Ascot Radiology, Auckland offers state-of-the-art ultrasound technology. Ultrasound scans are widely-used during pregnancy, and in the imaging of soft tissue organs.
We believe our machines are currently the best in the world, and include all the very latest ultrasound technology. The scans are performed by a sonographer, directly supervised by a radiologist, or by a specialist radiologist or obstetrician trained in the use of ultrasound.
What is ultrasound?
An ultrasound scan is a diagnostic imaging procedure used to assess soft tissue structures such as muscles, blood vessels, and organs.
Ultrasound uses a transducer that sends out ultrasonic sound waves at a frequency too high to be heard. When the transducer is placed at certain locations and angles, the ultrasonic sound waves move through the skin and other body tissues to the organs and structures within. The sound waves bounce off the organs like an echo and return to the transducer. The transducer picks up the reflected waves, which are then converted by a computer into an electronic picture of the organs or tissues under study.
Different types of body tissues affect the speed at which sound waves travel. Sound travels the fastest through bone tissue, and moves most slowly through air. The speed at which the sound waves are returned to the transducer, as well as how much of the sound wave returns, is translated by the transducer as different types of tissue.
Ultrasound is used to view internal organs as they function (in ‘real time’), and to assess blood flow through various vessels. Ultrasound procedures are often used to examine many parts of the body such as the abdomen, breasts, female pelvis, prostate, scrotum, thyroid and parathyroid glands, and the vascular system. During pregnancy, ultrasounds are performed to evaluate the development of the fetus.
Technological advancements in the field of ultrasound now include images that can be made in a three-dimensional view and/or four-dimensional view. The added dimension of the 4D is motion, so that it is a 3D view with movement. 4D ultrasound is predominantly used in obstetric scanning, giving amazing lifelike pictures to expectant parents. It is used to enhance visualization of fetal abnormalities, picked up by conventional imaging, such as cleft lip, so that parents can recognize what the doctors are describing.
What are the different types of ultrasound scans?
Different ultrasound techniques exist for different conditions. Examples of some of the more common types of ultrasound examinations include the following:
- Doppler ultrasound: Used to see structures inside the body, while evaluating blood flow at the same time. Doppler ultrasound can determine if there are any problems within the veins and arteries.
- Vascular ultrasound: Used to see the vascular system and its function, including detection of blood clots.
- Abdominal ultrasound: Used to detect any abnormalities of the abdominal organs (i.e., kidneys, liver, pancreas, gallbladder), such as gallstones or tumours.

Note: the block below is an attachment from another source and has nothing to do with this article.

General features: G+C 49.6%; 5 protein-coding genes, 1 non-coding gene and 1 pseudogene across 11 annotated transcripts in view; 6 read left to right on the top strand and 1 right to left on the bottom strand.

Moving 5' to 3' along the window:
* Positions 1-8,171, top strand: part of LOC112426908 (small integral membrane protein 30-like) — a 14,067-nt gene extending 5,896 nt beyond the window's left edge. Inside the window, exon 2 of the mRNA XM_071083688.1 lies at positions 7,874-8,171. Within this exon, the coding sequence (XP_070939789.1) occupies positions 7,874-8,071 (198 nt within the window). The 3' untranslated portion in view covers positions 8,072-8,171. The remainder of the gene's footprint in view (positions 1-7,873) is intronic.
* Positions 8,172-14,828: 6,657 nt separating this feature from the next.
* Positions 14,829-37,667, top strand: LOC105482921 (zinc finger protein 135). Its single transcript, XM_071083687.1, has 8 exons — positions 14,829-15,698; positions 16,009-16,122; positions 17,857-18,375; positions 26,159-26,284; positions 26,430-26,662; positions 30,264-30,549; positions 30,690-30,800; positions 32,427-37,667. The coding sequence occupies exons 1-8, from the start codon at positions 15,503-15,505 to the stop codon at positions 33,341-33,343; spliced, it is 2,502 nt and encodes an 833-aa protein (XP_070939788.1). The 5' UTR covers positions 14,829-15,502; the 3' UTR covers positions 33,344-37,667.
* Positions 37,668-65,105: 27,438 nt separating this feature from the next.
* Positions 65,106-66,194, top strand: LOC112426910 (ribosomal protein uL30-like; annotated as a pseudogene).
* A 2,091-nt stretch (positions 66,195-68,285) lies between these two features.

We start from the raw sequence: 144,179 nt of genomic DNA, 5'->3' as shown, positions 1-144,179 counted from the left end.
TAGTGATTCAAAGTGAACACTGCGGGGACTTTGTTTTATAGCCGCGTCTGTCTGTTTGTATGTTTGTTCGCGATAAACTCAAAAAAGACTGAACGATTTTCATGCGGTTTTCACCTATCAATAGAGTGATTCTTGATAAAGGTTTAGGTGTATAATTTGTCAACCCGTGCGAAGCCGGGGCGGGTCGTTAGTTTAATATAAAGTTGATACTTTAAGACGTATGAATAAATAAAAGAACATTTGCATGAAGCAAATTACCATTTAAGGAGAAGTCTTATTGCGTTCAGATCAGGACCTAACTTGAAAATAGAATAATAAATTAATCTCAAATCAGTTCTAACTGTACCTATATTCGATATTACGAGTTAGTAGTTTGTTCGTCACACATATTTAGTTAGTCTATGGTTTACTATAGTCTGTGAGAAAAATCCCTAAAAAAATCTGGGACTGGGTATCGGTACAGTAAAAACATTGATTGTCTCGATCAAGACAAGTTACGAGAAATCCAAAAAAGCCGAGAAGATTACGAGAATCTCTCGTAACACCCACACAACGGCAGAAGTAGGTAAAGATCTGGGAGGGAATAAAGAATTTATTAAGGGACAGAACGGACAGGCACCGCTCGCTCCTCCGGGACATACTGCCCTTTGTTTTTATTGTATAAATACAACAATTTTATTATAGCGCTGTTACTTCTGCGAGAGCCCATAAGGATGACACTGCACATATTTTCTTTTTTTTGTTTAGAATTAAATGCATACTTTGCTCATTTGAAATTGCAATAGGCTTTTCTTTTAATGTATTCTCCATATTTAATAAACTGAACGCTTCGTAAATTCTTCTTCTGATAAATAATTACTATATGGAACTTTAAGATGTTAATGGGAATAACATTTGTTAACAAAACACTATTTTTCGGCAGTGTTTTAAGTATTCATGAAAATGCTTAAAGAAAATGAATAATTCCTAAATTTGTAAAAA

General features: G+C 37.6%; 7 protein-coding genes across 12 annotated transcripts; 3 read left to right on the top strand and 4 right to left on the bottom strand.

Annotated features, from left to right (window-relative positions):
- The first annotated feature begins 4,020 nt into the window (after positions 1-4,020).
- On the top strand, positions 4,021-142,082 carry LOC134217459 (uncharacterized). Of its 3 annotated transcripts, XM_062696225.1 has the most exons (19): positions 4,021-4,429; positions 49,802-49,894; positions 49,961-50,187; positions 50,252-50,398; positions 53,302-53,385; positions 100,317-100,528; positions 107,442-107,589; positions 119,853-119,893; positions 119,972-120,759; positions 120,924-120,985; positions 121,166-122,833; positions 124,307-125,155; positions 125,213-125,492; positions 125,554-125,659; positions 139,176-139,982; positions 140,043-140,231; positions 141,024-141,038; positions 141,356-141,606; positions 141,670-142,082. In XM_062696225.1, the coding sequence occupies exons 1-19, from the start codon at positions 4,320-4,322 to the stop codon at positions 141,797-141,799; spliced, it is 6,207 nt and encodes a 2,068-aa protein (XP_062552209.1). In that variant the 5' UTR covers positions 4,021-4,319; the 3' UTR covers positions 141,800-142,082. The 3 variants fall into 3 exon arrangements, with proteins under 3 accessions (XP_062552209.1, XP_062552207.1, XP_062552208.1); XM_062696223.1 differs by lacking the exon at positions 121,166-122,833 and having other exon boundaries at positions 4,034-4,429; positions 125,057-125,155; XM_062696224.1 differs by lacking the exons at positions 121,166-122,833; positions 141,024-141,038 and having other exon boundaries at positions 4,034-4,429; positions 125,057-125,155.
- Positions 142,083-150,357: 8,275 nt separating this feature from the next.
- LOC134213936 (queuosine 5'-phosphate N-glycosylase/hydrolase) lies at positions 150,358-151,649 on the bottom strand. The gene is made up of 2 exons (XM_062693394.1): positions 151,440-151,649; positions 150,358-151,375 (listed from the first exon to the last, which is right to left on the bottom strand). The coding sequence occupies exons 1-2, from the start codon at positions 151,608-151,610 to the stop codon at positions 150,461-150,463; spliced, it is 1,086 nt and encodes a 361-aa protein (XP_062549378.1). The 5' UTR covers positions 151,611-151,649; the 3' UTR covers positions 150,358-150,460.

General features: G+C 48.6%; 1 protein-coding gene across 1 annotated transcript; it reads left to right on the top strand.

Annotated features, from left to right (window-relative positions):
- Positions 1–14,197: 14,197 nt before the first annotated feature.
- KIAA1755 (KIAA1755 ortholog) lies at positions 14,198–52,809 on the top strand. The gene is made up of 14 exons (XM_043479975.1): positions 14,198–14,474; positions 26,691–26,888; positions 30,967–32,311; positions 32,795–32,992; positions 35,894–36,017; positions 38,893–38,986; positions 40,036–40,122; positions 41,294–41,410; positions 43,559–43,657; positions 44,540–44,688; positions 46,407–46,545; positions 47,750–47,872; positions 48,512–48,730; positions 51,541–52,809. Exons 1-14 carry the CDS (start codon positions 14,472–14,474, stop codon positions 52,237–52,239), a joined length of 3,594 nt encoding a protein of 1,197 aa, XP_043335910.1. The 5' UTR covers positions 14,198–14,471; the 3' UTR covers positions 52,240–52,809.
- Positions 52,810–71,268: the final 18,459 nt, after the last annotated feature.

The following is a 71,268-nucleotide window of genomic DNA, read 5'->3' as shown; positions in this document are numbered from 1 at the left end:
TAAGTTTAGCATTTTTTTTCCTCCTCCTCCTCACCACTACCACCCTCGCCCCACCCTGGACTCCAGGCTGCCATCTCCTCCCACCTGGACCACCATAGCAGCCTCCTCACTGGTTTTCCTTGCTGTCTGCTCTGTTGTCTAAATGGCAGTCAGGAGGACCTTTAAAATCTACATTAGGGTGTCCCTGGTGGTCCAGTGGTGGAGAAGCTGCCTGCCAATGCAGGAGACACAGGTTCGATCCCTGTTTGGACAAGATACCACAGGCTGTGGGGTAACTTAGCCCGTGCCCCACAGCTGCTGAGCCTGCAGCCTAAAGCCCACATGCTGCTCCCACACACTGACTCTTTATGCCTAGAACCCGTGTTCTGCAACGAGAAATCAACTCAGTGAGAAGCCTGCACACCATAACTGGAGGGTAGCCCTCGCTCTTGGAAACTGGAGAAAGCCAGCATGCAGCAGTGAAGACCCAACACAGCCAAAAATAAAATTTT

- Renal ultrasound: Used to examine the kidneys and urinary tract.
- Obstetric ultrasound: Used to monitor the development of the fetus. For further information on obstetric scanning, click here.
- Pelvic ultrasound: Used to scan the uterus, ovaries and/or bladder.
- Breast ultrasound: Used to examine a mass in the breast tissue, and for surveillance in conjunction with mammography.
- Thyroid ultrasound: Used to see the thyroid gland and to detect any abnormalities.
- Scrotal ultrasound: Used to further investigate pain in the testicles.
- Prostate ultrasound: Used to examine any nodules felt during a physical examination.
- Musculoskeletal ultrasound: Used to examine any joint or muscle pain for conditions, such as a tear.
- Interventional ultrasound: Used as a guide in minimally invasive procedures such as biopsies, or during amniocentesis or Chorionic Villus Sampling (CVS) in obstetric scanning.
Before an ultrasound
There is different preparation for each ultrasound depending on the type of scan you are having:
Pelvis, Kidneys, Lower Abdomen, Bladder:
- It is important to have a full bladder for this scan.
- 1 hour before your appointment, empty your bladder then drink 1 litre of water.
- Do not empty your bladder again until after your scan.
Gall Bladder, Upper Abdomen:
- Eat a light meal the night before your appointment but do not eat any fatty food (i.e. butter, milk, eggs, cheese, fried food).
- Have nothing to eat or drink in the morning before your scan.
- Eat a light meal the night before your appointment as above.
- On the day of the scan eat a light breakfast with no fat.
- Have nothing further to eat or drink until after your scan.
Abdomen & Pelvis:
- Follow the preparation for a gall bladder & upper abdominal scan and also have a full bladder.
- Patients up to 8 weeks gestation: It is important to have a full bladder for this scan. Follow the preparation for a pelvic ultrasound.
- Patients over 8 weeks gestation: There is no preparation required.
During an ultrasound
A clear gel is placed between the transducer and the skin to allow for smooth movement of the transducer over the skin and to eliminate air between the skin and the transducer for the best sound conduction. The transducer is moved across the skin and is placed at different angles to obtain images of the area of interest. These images are saved onto a DVD.
Risks of Ultrasound
There are no confirmed adverse biological effects on patients or sonographers caused by exposure to ultrasound.
General & obstetric ultrasound is available at these branches:
- Ascot Hospital
- AUT Millennium
- St Heliers
Obstetric & Pelvic (Gynae) ultrasound only:
- Parnell branch